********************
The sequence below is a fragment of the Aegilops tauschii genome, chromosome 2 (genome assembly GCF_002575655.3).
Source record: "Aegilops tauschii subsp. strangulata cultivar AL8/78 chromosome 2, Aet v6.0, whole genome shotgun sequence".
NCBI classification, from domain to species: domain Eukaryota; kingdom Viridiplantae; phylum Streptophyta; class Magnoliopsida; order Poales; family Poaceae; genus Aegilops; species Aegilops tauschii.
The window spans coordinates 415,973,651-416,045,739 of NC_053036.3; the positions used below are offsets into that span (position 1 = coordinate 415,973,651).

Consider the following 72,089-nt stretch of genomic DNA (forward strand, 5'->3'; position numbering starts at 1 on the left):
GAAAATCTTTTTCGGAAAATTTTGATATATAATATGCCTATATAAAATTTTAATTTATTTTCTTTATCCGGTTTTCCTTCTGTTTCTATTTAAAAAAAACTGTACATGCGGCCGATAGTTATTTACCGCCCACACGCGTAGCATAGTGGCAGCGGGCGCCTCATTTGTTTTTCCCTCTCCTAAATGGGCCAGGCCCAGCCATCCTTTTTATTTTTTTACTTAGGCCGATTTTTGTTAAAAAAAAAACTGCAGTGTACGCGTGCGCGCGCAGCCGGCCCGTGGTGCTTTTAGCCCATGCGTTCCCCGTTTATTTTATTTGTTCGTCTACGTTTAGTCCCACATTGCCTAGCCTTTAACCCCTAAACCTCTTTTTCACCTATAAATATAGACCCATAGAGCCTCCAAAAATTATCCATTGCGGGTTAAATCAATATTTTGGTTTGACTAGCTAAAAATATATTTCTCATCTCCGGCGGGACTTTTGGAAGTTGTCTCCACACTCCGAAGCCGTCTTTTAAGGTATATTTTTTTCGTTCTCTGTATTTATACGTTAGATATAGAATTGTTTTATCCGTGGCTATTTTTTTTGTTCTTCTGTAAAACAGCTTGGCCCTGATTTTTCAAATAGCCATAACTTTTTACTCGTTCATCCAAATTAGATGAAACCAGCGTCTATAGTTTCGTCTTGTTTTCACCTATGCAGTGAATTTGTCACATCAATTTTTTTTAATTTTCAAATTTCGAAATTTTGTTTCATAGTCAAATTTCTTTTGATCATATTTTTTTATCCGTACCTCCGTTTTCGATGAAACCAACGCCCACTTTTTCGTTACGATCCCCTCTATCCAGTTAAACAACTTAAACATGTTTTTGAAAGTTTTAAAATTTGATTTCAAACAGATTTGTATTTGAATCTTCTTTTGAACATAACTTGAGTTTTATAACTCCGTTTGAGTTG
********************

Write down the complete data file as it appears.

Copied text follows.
The sequence below is a fragment of the Aegilops tauschii genome, chromosome 2 (genome assembly GCF_002575655.3).
Source record: "Aegilops tauschii subsp. strangulata cultivar AL8/78 chromosome 2, Aet v6.0, whole genome shotgun sequence".
NCBI classification, from domain to species: domain Eukaryota; kingdom Viridiplantae; phylum Streptophyta; class Magnoliopsida; order Poales; family Poaceae; genus Aegilops; species Aegilops tauschii.
The window spans coordinates 415,973,651-416,045,739 of NC_053036.3; the positions used below are offsets into that span (position 1 = coordinate 415,973,651).

Consider the following 72,089-nt stretch of genomic DNA (forward strand, 5'->3'; position numbering starts at 1 on the left):
GAAAATCTTTTTCGGAAAATTTTGATATATAATATGCCTATATAAAATTTTAATTTATTTTCTTTATCCGGTTTTCCTTCTGTTTCTATTTAAAAAAAACTGTACATGCGGCCGATAGTTATTTACCGCCCACACGCGTAGCATAGTGGCAGCGGGCGCCTCATTTGTTTTTCCCTCTCCTAAATGGGCCAGGCCCAGCCATCCTTTTTATTTTTTTACTTAGGCCGATTTTTGTTAAAAAAAAAACTGCAGTGTACGCGTGCGCGCGCAGCCGGCCCGTGGTGCTTTTAGCCCATGCGTTCCCCGTTTATTTTATTTGTTCGTCTACGTTTAGTCCCACATTGCCTAGCCTTTAACCCCTAAACCTCTTTTTCACCTATAAATATAGACCCATAGAGCCTCCAAAAATTATCCATTGCGGGTTAAATCAATATTTTGGTTTGACTAGCTAAAAATATATTTCTCATCTCCGGCGGGACTTTTGGAAGTTGTCTCCACACTCCGAAGCCGTCTTTTAAGGTATATTTTTTTCGTTCTCTGTATTTATACGTTAGATATAGAATTGTTTTATCCGTGGCTATTTTTTTTGTTCTTCTGTAAAACAGCTTGGCCCTGATTTTTCAAATAGCCATAACTTTTTACTCGTTCATCCAAATTAGATGAAACCAGCGTCTATAGTTTCGTCTTGTTTTCACCTATGCAGTGAATTTGTCACATCAATTTTTTTTAATTTTCAAATTTCGAAATTTTGTTTCATAGTCAAATTTCTTTTGATCATATTTTTTTATCCGTACCTCCGTTTTCGATGAAACCAACGCCCACTTTTTCGTTACGATCCCCTCTATCCAGTTAAACAACTTAAACATGTTTTTGAAAGTTTTAAAATTTGATTTCAAACAGATTTGTATTTGAATCTTCTTTTGAACATAACTTGAGTTTTATAACTCCGTTTGAGTTG